Photo by Dan Norman

*Warning this review may contain some minor spoiler information.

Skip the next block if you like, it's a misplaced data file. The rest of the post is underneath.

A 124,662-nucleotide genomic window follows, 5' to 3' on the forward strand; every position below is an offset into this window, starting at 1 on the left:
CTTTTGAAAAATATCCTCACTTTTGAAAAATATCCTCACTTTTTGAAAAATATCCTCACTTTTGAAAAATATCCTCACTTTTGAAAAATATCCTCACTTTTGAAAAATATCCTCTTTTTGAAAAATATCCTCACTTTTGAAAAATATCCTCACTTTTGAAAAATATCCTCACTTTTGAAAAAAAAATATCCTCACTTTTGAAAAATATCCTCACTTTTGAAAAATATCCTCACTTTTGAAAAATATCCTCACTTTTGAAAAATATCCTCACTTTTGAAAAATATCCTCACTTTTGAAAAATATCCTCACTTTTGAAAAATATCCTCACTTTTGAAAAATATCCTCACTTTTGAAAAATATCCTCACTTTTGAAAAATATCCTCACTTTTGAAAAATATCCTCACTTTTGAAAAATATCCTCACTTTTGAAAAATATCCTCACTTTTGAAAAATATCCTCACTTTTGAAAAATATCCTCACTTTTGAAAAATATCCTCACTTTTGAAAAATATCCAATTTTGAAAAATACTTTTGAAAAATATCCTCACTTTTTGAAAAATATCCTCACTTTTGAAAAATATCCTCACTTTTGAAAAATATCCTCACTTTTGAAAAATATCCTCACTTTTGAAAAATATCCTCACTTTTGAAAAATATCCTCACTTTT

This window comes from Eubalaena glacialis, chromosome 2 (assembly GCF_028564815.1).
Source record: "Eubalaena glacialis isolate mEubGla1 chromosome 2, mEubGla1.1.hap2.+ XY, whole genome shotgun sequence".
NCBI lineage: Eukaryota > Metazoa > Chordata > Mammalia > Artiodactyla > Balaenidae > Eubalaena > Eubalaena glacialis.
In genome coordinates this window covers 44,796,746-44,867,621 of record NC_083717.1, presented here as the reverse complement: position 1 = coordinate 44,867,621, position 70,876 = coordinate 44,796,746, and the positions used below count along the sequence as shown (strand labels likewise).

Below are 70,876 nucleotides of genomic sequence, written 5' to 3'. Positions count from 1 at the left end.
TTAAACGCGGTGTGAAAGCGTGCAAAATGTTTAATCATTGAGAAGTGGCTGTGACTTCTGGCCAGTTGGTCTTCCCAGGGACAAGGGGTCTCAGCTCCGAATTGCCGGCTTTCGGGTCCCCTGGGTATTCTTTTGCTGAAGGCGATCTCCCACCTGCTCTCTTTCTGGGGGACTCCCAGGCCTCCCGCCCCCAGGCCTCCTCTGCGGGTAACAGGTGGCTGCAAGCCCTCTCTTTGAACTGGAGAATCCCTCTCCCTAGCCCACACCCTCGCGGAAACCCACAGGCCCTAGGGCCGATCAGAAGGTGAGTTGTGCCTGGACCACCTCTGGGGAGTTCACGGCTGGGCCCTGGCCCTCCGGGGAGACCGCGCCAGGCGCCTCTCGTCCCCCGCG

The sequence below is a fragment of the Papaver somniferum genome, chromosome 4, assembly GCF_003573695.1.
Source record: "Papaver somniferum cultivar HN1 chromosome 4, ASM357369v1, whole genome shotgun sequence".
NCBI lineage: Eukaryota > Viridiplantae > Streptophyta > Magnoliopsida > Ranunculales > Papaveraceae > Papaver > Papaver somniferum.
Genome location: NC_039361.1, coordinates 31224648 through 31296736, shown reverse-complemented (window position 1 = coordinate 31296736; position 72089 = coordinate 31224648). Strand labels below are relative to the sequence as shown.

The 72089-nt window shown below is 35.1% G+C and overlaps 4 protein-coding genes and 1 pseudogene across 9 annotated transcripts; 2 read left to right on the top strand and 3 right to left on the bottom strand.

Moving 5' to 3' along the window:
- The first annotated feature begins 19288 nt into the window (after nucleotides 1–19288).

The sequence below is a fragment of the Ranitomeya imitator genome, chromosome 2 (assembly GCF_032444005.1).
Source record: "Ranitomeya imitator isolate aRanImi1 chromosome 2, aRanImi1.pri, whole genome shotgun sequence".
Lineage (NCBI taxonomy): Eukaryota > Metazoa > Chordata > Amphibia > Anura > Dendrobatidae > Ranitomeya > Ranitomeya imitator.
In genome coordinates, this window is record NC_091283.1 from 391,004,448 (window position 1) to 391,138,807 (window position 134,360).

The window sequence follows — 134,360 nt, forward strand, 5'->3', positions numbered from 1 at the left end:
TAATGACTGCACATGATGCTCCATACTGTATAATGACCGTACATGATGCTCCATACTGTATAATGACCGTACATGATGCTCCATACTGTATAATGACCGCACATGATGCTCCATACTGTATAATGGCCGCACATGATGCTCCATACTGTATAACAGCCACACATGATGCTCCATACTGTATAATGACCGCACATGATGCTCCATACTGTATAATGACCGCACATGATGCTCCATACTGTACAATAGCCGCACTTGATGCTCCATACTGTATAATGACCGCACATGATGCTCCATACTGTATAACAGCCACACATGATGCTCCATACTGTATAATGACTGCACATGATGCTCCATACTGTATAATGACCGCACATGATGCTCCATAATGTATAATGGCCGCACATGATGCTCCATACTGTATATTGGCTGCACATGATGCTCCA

It’s eleven o’clock Friday night July 29th as sit down to write my review of Lynn Nottage’s powerful, thought provoking, and very human play Sweat. I’m wrestling to understand everything I’m feeling and thinking. The feelings are calming, but now I need to try to unravel why I felt them and what I can do with them. It’s sometimes challenging to review a play right after seeing it, you don’t have time to fully come to terms with all of your reactions. More often than not there’s the pressure of time. There’s another review to write tomorrow night, a podcast to prepare for, the day job, the wife, the kids, the dog, must remind myself to sleep at some point. It’s plays like this one where time feels like an enemy, where you know you can’t do the work justice. There isn’t time to process fully, write, and publish something that will adequately convey my experience in the theatre tonight which can be a depressing and crippling thought for a writer. It’s a valid concern, but it’s also an unproductive train of thought. Someone once told me that sometimes a useful frame of mind is “better done than perfect”. That doesn’t mean we don’t try to do our best, it means that we don’t let the goal of perfection get in the way of creating or starting.